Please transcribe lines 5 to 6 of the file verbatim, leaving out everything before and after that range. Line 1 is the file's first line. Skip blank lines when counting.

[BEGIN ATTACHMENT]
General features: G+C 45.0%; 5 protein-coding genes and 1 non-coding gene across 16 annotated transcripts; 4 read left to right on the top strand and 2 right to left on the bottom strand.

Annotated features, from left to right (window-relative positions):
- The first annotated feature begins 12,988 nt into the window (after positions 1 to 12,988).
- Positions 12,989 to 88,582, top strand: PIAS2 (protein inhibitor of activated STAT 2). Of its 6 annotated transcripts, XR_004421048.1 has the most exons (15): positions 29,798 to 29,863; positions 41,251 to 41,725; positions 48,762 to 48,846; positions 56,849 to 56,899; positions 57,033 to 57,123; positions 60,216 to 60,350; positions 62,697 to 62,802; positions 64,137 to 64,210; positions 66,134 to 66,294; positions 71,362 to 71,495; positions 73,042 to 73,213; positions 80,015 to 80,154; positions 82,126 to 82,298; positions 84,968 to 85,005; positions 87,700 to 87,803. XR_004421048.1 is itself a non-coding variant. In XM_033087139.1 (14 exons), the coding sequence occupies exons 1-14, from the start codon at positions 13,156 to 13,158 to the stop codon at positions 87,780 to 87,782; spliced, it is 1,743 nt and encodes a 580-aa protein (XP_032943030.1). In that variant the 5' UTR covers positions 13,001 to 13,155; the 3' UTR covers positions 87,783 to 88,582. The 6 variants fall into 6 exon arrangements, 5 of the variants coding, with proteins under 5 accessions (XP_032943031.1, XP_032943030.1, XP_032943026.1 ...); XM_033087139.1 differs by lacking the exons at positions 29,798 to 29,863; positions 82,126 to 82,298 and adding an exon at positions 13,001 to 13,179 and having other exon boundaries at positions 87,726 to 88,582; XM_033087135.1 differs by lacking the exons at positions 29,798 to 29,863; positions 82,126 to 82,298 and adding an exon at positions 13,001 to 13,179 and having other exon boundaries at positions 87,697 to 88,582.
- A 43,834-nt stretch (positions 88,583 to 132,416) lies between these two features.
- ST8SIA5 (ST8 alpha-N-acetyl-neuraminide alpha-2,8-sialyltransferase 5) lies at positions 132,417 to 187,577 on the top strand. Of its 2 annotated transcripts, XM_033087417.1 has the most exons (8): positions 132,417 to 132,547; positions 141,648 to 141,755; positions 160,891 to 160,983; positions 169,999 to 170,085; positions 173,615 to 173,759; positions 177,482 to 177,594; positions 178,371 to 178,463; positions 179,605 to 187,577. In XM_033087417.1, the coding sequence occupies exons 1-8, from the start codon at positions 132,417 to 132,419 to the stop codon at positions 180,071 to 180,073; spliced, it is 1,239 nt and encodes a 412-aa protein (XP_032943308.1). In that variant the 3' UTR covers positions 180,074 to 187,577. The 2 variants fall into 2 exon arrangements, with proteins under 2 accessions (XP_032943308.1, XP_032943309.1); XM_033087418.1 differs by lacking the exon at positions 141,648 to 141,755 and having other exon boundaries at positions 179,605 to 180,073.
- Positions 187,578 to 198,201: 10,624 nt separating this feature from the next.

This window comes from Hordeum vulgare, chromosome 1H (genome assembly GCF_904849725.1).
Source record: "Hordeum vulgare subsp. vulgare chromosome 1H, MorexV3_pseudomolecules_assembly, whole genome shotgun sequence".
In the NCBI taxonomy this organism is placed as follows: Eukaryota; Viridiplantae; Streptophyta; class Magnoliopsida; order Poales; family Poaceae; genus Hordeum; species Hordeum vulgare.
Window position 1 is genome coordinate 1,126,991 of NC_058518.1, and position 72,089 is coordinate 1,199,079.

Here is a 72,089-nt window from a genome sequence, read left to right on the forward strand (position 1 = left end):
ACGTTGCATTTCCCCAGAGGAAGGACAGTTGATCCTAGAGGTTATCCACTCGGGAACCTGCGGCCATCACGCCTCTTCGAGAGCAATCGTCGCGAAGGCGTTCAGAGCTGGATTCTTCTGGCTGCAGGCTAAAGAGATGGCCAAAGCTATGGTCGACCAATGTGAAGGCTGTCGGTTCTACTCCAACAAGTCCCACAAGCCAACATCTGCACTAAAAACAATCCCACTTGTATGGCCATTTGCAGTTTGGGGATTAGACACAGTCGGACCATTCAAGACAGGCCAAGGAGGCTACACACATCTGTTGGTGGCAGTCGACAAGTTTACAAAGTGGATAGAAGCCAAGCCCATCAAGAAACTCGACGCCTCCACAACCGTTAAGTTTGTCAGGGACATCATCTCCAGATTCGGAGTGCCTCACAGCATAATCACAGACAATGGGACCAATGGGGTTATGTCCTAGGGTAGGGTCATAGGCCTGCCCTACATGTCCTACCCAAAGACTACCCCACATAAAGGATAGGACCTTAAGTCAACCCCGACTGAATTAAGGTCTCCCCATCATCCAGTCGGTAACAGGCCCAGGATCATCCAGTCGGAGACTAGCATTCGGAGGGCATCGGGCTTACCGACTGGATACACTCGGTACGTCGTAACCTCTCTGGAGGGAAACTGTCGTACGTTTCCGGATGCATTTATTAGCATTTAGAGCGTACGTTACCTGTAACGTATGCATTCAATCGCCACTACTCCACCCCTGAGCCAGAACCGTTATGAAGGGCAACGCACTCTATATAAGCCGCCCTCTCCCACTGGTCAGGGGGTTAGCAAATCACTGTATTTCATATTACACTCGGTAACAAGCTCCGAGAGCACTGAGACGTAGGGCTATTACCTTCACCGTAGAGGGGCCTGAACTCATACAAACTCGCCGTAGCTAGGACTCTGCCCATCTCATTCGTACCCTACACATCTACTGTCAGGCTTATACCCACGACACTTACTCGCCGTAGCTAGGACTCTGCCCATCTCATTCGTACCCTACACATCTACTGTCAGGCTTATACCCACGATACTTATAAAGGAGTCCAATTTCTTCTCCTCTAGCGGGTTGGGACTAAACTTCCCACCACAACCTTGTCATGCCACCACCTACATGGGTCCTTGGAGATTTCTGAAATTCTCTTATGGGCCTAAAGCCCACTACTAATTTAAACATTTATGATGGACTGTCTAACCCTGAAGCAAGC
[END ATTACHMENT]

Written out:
- A 43,834-nt stretch (positions 88,583 to 132,416) lies between these two features.
- ST8SIA5 (ST8 alpha-N-acetyl-neuraminide alpha-2,8-sialyltransferase 5) lies at positions 132,417 to 187,577 on the top strand. Of its 2 annotated transcripts, XM_033087417.1 has the most exons (8): positions 132,417 to 132,547; positions 141,648 to 141,755; positions 160,891 to 160,983; positions 169,999 to 170,085; positions 173,615 to 173,759; positions 177,482 to 177,594; positions 178,371 to 178,463; positions 179,605 to 187,577. In XM_033087417.1, the coding sequence occupies exons 1-8, from the start codon at positions 132,417 to 132,419 to the stop codon at positions 180,071 to 180,073; spliced, it is 1,239 nt and encodes a 412-aa protein (XP_032943308.1). In that variant the 3' UTR covers positions 180,074 to 187,577. The 2 variants fall into 2 exon arrangements, with proteins under 2 accessions (XP_032943308.1, XP_032943309.1); XM_033087418.1 differs by lacking the exon at positions 141,648 to 141,755 and having other exon boundaries at positions 179,605 to 180,073.